I wonder how this could be extended to the dispersion of mutations through configuration space.The Fisher information depends on the parametrization of the problem. If θ and η are two scalar parametrizations of an estimation problem, and θ is a continuously differentiable function of η, thenwhere and are the Fisher information measures of η and θ, respectively.In the vector case, suppose and are k-vectors which parametrize an estimation problem, and suppose that is a continuously differentiable function of , then,where the (i, j)th element of the k × k Jacobian matrix is defined byand where is the matrix transpose of .In information geometry, this is seen as a change of coordinates on a Riemannian manifold, and the intrinsic properties of curvature are unchanged under different parametrization. In general, the Fisher information matrix provides a Riemannian metric (more precisely, the Fisher-Rao metric) for the manifold of thermodynamic states, and can be used as an information-geometric complexity measure for a classification of phase transitions, e.g., the scalar curvature of the thermodynamic metric tensor diverges at (and only at) a phase transition point.In the thermodynamic context, the Fisher information matrix is directly related to the rate of change in the corresponding order parameters [emphasis mine]. In particular, such relations identify second-order phase transitions via divergences of individual elements of the Fisher information matrix.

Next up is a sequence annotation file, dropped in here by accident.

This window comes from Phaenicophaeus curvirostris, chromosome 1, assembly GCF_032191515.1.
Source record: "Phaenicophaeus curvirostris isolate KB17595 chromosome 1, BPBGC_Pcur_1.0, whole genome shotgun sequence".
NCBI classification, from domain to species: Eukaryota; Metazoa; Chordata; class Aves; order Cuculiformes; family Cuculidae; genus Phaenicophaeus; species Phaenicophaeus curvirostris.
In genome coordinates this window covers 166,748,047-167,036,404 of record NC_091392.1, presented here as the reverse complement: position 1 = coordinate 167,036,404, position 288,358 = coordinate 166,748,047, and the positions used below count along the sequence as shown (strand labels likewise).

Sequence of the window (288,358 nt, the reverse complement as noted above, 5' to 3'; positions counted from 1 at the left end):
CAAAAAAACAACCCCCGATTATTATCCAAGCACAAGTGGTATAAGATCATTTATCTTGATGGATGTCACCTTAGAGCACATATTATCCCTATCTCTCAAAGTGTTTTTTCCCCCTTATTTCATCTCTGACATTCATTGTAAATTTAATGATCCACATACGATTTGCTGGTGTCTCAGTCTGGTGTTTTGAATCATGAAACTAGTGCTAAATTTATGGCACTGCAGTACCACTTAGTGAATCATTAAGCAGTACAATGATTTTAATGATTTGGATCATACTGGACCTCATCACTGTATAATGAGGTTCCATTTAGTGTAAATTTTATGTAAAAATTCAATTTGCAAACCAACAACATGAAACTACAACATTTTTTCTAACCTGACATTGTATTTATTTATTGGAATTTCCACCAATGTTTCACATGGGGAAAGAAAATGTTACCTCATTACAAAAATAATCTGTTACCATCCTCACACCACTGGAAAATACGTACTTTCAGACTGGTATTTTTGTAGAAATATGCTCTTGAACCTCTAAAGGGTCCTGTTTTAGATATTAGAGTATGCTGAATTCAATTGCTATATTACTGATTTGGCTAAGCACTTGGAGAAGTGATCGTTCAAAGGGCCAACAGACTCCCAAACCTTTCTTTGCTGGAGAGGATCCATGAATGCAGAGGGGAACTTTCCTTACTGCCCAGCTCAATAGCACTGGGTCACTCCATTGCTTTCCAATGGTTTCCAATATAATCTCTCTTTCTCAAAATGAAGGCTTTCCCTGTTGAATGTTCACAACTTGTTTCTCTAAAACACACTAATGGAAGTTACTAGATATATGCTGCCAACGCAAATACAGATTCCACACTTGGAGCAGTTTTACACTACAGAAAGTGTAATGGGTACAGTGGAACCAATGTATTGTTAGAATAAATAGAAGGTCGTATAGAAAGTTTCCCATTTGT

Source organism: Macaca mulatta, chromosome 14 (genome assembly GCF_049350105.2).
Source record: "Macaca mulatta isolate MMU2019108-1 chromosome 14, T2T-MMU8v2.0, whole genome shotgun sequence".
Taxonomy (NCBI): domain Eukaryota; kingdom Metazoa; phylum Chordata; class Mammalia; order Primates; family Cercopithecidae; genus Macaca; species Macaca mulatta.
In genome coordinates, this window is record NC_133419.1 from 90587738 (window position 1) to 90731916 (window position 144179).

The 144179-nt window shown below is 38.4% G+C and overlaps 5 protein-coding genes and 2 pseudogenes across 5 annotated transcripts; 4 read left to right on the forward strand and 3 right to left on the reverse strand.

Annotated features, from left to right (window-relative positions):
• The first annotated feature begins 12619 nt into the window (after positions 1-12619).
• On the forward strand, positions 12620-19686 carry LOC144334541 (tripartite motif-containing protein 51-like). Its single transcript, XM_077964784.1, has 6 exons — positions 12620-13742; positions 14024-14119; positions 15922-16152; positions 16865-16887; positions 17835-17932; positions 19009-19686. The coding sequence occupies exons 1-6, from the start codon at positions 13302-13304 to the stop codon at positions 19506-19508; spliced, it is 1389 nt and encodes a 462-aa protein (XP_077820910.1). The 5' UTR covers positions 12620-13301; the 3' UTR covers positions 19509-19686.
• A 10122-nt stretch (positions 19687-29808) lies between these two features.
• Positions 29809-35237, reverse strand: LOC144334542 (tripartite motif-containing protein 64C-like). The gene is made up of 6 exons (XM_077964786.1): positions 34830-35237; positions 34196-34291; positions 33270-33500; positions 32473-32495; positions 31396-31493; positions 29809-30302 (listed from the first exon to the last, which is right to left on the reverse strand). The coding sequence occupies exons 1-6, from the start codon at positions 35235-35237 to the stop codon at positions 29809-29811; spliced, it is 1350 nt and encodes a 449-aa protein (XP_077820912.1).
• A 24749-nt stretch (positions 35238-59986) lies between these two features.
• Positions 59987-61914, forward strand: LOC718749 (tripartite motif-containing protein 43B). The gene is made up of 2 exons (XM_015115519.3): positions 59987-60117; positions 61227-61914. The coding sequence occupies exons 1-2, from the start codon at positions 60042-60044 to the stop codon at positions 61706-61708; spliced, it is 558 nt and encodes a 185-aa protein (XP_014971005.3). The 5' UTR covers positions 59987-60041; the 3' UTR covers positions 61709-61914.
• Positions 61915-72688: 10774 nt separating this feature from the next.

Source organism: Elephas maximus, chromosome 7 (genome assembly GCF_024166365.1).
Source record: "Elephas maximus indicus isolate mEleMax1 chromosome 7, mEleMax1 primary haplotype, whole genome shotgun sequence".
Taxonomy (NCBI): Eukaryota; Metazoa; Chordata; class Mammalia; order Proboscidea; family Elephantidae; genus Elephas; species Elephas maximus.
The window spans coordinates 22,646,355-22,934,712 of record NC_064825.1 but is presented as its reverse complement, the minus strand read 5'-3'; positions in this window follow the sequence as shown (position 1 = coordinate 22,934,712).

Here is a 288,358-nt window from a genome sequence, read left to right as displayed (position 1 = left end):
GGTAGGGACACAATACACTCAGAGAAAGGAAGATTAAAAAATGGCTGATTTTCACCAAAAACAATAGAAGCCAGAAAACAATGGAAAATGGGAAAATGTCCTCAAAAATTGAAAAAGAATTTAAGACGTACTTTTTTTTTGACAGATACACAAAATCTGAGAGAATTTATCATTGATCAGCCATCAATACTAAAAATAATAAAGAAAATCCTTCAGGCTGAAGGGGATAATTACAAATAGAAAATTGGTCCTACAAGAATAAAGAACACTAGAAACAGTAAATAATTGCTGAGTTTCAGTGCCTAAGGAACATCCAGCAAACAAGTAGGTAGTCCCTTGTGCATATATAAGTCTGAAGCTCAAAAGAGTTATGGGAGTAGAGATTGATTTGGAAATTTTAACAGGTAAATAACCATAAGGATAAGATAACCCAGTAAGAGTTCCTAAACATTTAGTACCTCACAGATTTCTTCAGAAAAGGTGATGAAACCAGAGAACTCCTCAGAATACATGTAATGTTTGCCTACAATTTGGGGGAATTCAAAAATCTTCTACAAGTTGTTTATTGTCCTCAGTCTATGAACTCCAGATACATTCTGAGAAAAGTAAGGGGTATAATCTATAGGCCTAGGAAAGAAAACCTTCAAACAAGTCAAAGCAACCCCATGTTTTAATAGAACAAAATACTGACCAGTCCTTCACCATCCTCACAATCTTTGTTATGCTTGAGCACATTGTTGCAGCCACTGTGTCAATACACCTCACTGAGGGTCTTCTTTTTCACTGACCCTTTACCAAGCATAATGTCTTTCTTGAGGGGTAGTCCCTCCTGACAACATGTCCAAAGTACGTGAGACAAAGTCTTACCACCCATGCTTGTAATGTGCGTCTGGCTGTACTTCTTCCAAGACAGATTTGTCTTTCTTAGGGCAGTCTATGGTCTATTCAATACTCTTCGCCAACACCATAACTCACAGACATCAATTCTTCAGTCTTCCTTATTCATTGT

Some possible sources for further inquiry:
- Information Geometry by Arwini and Dodson
- Information, Physics and Computation by Mezard and Montanari
Also Information Geometry: From Black Holes to Condensed Matter Systems, an editorial by Tapobrata Sarkar, Hernando Quevedo, and Rong-Gen Cai.
And for black hole thermodynamics look at Information geometries for black hole physics by Narit Pidokrajt, as well as Information Geometric Approach to Black Hole Thermodynamics by the same author.
The figure below is from Frederic Barbaresco's "Eidetic Reduction of Information Geometry" in Geometric Theory of Information by Frank Nielsen.